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Distracted drivers endanger Hawaii walkers

Distracted drivers endanger Hawaii walkers

September 2, 2014

Hawaii is the nation’s most dangerous state for elderly walkers, a study shows. But a series of laws enacted here to stop distracted driving does not prohibit motorists from using GPS devices and mobile apps for navigational purposes.

That is the case despite a federal move to restrict Google Maps and other types of smartphone apps that could take drivers’ attention away from the road.

A study by Smart Growth America found that even though older Americans make up 12.6 percent of the population, those 65 and above are killed in 21 percent of fatal crashes involving pedestrians.

Hawaii has the highest pedestrian fatality rate reported for senior citizens nationwide:

  • 6.81 pedestrian deaths per 100,000 for adults 65 and older, which is three times higher than Hawaii’s fatality rate for pedestrians of all ages.
  • 9.75 pedestrian deaths per 100,000 for adults 75 and older, much higher than the next most dangerous state, California, which had a fatality rate of 6.4 for the 75-and-above group.

The study points out that, as a tourist destination, Hawaii could have skewed figures because data compiled by the Centers for Disease Control and Prevention do not make note of the victim’s residence. If an older person from another state is killed while walking in Hawaii, it is counted as part of Hawaii’s population of senior citizens.

Even so, the study notes, the pedestrian fatality rate of seniors in Florida, another state heavy on tourism, is barely higher than that for the state’s overall population.

Seniors may be more vulnerable to pedestrian crashes because their reaction time is slower when faced with a vehicle coming toward them. They’re also likely to be frail, making it harder for them to recover from injuries sustained in a wreck.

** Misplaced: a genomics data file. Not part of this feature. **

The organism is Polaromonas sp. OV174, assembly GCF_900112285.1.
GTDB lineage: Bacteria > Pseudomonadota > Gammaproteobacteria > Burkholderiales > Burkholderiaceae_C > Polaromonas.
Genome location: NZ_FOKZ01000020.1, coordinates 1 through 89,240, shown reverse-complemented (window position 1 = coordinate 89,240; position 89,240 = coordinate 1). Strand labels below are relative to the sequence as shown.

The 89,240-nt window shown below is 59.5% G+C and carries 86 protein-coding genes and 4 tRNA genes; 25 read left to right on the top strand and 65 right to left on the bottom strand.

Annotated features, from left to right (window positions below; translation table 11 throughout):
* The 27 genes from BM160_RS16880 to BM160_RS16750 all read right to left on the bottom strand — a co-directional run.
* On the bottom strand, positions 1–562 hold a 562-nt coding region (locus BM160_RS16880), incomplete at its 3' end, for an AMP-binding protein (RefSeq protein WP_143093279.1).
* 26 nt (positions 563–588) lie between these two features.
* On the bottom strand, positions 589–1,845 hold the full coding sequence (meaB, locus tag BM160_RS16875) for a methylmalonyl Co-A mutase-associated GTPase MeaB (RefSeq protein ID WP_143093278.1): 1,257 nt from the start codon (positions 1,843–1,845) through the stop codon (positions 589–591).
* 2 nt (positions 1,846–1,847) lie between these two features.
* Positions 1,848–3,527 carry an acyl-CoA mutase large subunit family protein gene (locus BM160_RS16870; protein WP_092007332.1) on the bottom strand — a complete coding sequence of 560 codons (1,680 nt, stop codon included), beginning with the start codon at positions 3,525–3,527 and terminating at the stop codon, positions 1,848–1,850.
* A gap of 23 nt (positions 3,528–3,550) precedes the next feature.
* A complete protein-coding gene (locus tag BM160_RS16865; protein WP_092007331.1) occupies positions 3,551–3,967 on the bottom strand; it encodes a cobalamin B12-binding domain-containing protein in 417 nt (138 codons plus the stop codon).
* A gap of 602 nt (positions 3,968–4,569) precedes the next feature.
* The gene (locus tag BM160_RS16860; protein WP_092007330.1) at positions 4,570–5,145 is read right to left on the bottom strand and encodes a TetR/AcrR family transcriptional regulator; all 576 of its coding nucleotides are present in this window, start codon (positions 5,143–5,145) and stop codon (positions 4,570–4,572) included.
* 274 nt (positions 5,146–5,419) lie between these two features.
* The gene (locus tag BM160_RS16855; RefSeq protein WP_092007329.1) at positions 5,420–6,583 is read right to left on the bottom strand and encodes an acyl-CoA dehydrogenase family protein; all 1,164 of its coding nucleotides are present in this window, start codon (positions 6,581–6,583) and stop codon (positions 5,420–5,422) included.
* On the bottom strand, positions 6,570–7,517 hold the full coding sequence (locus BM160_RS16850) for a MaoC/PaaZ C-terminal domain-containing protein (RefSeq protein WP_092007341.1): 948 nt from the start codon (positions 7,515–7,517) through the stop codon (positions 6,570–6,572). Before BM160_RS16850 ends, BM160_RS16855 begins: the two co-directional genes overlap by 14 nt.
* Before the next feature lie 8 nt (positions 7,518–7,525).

As more seniors stop driving, they’re also more likely to turn to walking as a primary mode of transportation, increasing the number of walking trips and the likelihood they could be involved in accidents, the study points out.

Hawaii crackdown

Distracted driving is a growing danger on the nation’s roadways, primarily because of Americans’ attachment to technological devices.

In 2011 and 2012, an average of 3,340 people were killed in distraction-related crashes, distraction.gov reports. Injuries related to crashes involving distracted drivers increased to 421,000 in 2012 from 387,000 the previous year.

With an eye toward the dangers of distracted driving, Hawaii passed some of the most restrictive laws in the country, according to DMV.com.

  • Texting and hand-held cell-phone use are illegal for all drivers.
  • Any type of cell-phone use is illegal for novice drivers, those 18 and younger.
  • Young drivers also are prohibited from using video-game devices and music devices.
  • All motorists are prohibited from sending and receiving text messages while behind the wheel.

Adult drivers, however, can use hands-free devices, including those built into dashboards and hands-free attachments, as well as GPS devices and mobile apps for navigational purposes.

Federal initiative

The U.S. Transportation Department is seeking congressional approval to regulate navigation devices, including smartphone apps – if they are considered dangerous – the same way it controls mechanisms on vehicles, according to a New York Times article.

Federal regulators, however, contend that they have authority over those cell-phone apps that provide maps and that it should be written into law.

No matter how this battle plays out in Congress or in the courts, there is no doubt that drivers need to pay more attention while behind the wheel. A driver’s full focus should be on the road, not on programming a GPS or smartphone app. Hawaii’s tourists and senior citizens are too precious to put at risk.

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